November 2011 was a significant time in my life. It was a month of many firsts. I had just started a new job (and a high-paying one at that – at least according to local standards) a few months earlier and to celebrate, I booked a really cheap ticket in advance to a destination that had always intrigued me – Taipei, Taiwan.
It was a time of many firsts: booking a ticket online, discovering that a round trip international plane ticket could be as cheap as USD 60, tediously preparing requirements in order to get a visa, realizing the senselessness of borders and needing a visa to go to a country that’s two hours away (and the fact that I share the same ethnicity with its inhabitants), booking a hotel/motel room for my first night online via Agoda, couchsurfing for the rest of the nights, flying solo, traveling solo and meeting some awesome new foreign friends. Wow, I didn’t realize all those firsts until now as I’m writing this.
Arriving at Taipei Taoyuan Airport, at the time I didn’t know that there were buses that went to the city at 1 AM so I took a cab to the hotel I booked along Chung Shan Road that was near the airport. It costed less than USD 20. I was very satisfied with that price and subsequently, the cost of living in Taipei. The following morning, I explored the nearby vicinity and ended up at a quaint street and eventually inside a large store selling various clothing. That’s where I found this gem.
I’d like to think that I’m very detail-oriented and have a keen eye for clothes and excellent taste. I took the shirt into the fitting room, tried it on and took a few selfies (back then the word didn’t exist yet but I’ve been doing it since 2006) and inevitably made the purchase for roughly USD 10, if I remember correctly. Although I think it could have been cheaper had I not been recognized as a non-local, it was a fantastic bargain and I still wear it to this day. Talk about quality. After a while inside an internet cafe trying to reach my couchsurfing host, I made my way to Taipei via train where I made small talk with two Overseas Filipina (factory) Workers. I learned about their job and life in Taiwan. We parted ways at Taipei Main Station, which I found marvelous. I had never seen anything like it prior to that moment. I eventually made contact and was fetched by my couchsurfing host who was very hospitable and remains a good friend to this day.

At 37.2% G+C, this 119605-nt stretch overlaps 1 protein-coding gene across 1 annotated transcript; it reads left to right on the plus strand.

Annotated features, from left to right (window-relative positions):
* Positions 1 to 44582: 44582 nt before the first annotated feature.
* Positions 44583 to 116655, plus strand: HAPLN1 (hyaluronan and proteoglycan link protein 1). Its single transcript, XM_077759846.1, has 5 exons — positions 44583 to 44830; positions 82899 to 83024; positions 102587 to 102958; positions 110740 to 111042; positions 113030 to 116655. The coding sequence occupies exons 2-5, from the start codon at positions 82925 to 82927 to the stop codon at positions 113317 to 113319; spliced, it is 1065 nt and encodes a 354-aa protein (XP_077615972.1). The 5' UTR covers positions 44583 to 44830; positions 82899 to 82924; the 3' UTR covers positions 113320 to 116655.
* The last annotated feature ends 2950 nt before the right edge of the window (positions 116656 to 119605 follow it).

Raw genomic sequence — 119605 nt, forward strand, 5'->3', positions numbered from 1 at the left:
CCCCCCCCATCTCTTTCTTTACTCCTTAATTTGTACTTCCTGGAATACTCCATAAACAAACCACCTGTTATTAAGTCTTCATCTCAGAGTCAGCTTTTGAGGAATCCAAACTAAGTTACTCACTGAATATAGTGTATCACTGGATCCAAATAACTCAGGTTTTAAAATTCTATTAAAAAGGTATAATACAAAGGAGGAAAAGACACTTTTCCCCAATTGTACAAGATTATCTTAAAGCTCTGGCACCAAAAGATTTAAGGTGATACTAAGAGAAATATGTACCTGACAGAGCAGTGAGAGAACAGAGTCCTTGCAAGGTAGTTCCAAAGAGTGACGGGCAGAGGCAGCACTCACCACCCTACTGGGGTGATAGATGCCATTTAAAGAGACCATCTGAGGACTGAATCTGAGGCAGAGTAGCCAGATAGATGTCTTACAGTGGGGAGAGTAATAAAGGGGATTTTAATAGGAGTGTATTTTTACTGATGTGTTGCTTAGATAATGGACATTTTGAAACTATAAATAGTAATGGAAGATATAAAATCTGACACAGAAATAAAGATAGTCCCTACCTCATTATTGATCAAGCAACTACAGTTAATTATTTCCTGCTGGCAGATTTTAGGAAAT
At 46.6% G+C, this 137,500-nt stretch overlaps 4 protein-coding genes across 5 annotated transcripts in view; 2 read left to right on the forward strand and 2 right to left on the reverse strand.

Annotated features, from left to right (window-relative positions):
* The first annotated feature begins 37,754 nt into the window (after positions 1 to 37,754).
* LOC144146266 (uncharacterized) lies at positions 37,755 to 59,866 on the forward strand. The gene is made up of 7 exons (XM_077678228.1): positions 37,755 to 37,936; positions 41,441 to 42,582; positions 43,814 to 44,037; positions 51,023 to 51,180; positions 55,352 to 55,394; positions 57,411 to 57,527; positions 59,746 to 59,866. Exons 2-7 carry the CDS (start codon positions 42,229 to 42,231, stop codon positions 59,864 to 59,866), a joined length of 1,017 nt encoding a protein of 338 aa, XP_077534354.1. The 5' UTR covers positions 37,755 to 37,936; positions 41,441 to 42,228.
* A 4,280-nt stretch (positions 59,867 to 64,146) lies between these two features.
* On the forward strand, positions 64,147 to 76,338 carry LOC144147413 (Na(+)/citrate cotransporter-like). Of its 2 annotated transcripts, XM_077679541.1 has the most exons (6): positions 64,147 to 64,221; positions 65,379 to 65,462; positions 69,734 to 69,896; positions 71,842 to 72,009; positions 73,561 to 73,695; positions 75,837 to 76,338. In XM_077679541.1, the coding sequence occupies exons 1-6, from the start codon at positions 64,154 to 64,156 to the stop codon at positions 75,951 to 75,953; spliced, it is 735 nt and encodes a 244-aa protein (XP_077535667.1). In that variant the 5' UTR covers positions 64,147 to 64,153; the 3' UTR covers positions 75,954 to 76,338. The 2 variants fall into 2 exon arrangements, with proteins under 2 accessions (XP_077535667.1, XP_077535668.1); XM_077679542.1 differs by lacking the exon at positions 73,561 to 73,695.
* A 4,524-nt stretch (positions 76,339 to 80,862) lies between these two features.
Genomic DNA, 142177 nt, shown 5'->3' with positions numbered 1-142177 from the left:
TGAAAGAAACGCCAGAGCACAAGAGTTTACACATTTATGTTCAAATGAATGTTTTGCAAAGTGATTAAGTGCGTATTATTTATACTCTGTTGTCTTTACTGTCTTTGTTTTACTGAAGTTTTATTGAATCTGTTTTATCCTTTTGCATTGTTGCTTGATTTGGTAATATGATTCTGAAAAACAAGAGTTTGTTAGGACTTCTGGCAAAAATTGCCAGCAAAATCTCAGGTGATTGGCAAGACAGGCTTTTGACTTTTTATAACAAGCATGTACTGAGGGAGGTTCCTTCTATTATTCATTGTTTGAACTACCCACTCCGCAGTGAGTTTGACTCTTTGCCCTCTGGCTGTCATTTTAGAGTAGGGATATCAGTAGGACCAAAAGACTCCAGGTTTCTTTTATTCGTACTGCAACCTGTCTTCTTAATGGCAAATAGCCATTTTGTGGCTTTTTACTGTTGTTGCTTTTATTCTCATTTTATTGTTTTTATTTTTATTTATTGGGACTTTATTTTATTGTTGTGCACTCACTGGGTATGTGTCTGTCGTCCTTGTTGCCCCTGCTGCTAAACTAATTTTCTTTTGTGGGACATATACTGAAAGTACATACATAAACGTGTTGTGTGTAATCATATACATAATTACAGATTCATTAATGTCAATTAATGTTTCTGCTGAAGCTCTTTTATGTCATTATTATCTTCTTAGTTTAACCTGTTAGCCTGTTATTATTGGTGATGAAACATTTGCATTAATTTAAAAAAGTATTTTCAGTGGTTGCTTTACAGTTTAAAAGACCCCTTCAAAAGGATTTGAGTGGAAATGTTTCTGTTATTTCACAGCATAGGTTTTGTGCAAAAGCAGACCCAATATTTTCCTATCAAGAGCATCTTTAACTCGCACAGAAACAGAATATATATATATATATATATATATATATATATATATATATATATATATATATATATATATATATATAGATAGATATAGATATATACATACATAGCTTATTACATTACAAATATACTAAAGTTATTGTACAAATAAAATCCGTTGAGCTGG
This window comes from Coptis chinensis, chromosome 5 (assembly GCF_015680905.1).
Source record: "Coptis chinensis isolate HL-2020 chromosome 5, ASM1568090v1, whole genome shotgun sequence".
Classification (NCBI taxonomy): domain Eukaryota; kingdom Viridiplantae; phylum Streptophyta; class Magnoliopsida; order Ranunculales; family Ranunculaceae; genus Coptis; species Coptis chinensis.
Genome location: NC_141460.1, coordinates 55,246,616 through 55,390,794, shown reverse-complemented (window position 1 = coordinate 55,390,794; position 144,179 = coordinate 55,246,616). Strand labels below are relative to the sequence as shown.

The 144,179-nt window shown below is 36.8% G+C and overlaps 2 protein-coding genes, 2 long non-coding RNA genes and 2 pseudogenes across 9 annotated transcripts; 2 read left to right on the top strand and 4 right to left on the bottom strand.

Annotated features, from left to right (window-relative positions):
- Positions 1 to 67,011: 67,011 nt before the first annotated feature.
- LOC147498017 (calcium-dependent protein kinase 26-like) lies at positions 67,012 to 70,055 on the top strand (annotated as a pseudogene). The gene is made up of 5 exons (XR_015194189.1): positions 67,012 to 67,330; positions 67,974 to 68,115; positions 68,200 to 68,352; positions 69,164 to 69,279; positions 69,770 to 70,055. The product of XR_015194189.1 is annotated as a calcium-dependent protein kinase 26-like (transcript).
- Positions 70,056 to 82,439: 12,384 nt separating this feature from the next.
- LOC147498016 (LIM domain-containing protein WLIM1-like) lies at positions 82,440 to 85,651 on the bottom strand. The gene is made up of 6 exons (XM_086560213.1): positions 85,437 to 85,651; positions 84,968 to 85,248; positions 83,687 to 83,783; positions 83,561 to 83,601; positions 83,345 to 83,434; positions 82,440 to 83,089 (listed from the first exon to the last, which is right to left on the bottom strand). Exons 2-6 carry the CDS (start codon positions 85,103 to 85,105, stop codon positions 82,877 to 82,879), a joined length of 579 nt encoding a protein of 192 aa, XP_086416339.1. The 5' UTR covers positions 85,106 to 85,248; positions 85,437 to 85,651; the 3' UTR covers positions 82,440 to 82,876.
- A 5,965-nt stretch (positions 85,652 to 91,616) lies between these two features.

I believed I always had a connection to this country. For one, I could speak both Mandarin Chinese and the local Taiwanese aka Fujian/Hokkien/Min dialect, albeit with a different, Filipino-Chinese accent. I felt I could fit in to the city and to Taiwanese society in general, especially after my friend described me as a Taiwanese who looked like he was educated in the United States. Still a Taiwanese though. The people were helpful and friendly and being a frugal shopper (notice the oxymoron) I loved how the prices were no different that in Manila. Some of my favorite items, having their origin in Taiwan, were even cheaper such as milk tea and chicken chops.
This trip was a real eye-opener and it really changed my perspective on my life’s direction. I also realized I didn’t have to stay in one place and I longed to live and work overseas. This trip triggered my wanderlust to explore other Asian cities in the following years and I would go on to visiting Taipei again two consecutive times year after year, with the fourth time next month. I simply adore the city.